Sam wasn't talking much as I handed him the rack for pitch 9 and I was talking too much apparently as he set off on the undercling traverse. After placing his first piece of marginal pro he looks back at me and makes a simple shush noise. I promptly shut up. He moved quickly and methodically as he dispatched the runout traverse(5.9) and disappeared around the corner. A few minutes later I hear a loud shout, I can't tell if it its a good or bad shout but he keeps taking rope. After a bit the rope comes tight and it's my turn on the traverse, I would soon find out what the shout was for.
The pitch 9 traverse is a delicate and exposed pitch with hefty runouts and huge swing potential, it is everything you image the Black Canyon to be. After carefully working my way across the traverse I started to work my way up past two old bolts and then a nail? One of the "bolts" listed in the guide book was nothing more than nail pounded into the rock and bent down. Sam had skipped the nail all together and just ran it out for 40 ft or so above an old bolt. The shout apparently came when he plugged his first piece of decent gear on the pitch. I continued up and was hugely excited to find that Sam had linked pitch 9 with the short pitch above it for one outstanding 200 foot lead.
At this point the sun was going down fast and we both put our headlamps on our helmets, just in case. Pitch 10 started with a long and exposed traverse(5.7) to the left on hollow flakes. The flakes made great hand holds but were less than confidence inspiring for pro. After a few healthy runouts I started up a steep hand crack(5.9) which felt insanely difficult for the grade considering how worn down and dehydrated we were at this point. I climbed until I ran out of rope and belayed from and uncomfortable seat in a thorn bush. I have never been so thirsty in all my life.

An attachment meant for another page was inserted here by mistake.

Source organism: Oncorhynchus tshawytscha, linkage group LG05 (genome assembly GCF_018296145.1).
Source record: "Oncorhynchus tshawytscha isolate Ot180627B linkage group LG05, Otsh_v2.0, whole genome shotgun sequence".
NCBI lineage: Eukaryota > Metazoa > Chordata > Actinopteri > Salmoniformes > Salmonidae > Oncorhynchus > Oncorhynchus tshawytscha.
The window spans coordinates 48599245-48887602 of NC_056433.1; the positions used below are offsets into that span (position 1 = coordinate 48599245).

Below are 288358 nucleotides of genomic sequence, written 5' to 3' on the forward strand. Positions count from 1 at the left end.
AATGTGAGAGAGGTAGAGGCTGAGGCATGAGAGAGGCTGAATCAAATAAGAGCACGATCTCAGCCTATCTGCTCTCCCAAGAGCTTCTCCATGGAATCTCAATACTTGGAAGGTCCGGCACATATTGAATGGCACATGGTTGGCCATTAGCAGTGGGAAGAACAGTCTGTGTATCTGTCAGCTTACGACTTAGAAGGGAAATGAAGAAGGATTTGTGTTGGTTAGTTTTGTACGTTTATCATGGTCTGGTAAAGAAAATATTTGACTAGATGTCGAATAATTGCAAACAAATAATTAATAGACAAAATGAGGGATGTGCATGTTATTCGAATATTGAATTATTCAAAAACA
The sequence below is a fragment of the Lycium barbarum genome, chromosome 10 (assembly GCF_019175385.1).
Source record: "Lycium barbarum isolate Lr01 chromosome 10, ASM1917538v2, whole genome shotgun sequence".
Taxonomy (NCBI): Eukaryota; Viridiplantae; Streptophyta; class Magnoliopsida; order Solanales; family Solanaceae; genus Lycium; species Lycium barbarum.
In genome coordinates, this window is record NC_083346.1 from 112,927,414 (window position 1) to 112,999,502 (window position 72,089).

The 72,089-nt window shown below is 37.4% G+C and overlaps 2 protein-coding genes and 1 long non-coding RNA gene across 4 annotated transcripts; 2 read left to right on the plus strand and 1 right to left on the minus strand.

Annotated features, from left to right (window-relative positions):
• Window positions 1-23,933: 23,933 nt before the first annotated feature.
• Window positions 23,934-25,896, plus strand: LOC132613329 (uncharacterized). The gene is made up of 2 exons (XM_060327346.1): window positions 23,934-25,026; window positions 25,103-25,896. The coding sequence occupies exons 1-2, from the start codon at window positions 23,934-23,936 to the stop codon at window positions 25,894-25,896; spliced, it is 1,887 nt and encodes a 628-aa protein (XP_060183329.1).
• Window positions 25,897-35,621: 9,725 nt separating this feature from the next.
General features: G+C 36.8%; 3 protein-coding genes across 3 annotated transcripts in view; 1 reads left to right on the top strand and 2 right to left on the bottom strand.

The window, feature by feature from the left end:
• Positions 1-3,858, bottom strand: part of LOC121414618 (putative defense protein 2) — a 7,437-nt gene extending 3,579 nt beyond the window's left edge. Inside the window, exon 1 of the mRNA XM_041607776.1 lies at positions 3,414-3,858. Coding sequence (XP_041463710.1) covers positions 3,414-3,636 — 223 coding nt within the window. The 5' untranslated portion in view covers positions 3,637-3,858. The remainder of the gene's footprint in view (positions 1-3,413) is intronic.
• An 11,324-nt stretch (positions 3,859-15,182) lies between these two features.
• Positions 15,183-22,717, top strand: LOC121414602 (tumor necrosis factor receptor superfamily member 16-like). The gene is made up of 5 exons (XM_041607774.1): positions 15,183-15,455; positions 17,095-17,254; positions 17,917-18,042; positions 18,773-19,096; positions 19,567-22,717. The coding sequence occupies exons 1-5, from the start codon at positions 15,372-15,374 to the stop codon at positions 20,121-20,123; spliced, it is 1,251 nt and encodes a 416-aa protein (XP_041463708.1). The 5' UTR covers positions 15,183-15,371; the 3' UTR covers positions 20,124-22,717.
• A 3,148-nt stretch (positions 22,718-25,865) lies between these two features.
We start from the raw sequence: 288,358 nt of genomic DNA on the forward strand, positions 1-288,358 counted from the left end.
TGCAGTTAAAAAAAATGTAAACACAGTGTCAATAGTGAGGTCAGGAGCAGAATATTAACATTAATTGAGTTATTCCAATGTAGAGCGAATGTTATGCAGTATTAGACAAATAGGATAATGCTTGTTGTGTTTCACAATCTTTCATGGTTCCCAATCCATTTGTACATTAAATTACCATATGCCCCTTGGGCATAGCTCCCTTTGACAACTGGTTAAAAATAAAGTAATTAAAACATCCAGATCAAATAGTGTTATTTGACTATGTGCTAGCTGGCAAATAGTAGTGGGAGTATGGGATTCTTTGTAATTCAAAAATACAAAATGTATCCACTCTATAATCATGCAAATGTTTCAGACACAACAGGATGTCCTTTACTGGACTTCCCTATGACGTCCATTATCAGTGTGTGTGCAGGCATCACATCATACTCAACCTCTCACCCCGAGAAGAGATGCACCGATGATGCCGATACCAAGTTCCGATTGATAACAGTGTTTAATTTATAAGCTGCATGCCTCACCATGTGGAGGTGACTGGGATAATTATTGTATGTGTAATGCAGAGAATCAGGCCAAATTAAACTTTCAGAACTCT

Our last transition was quick, I handed Sam the rack and said "take us home". Pitch 11 was our last pitch to the top. We were so close at this point, all either of us could think about was drowning ourselves in water and Gatorade. Sam worked his way up the final hundred feet or so and then belayed me up from a tree. It was officially dark as I set off and turned my headlamp on. The climbing was less than memorable except for one steep move on loose holds. Soon enough though we were done.
As soon as were at the top we scrambled the last 3rd class section to the overlook and walked like zombies to our campsite. The minute we arrived some rafters came over to bring us cheeseburgers right off the grill. It was the best tasting thing I have ever eaten. We sat and talked to our new friends for a while as we pounded Gatorade and inhaled our burgers. It was probably 30 minutes before either one of us started taking gear off.
It wasn't pretty but we had accomplished what we had set out to do. Something about being beaten and bloody while pulling yourself up and over those final feet to the rim of the Black is a feeling like nothing else I've ever experienced.
A collection of stories and adventures from the FAMS director and instructors.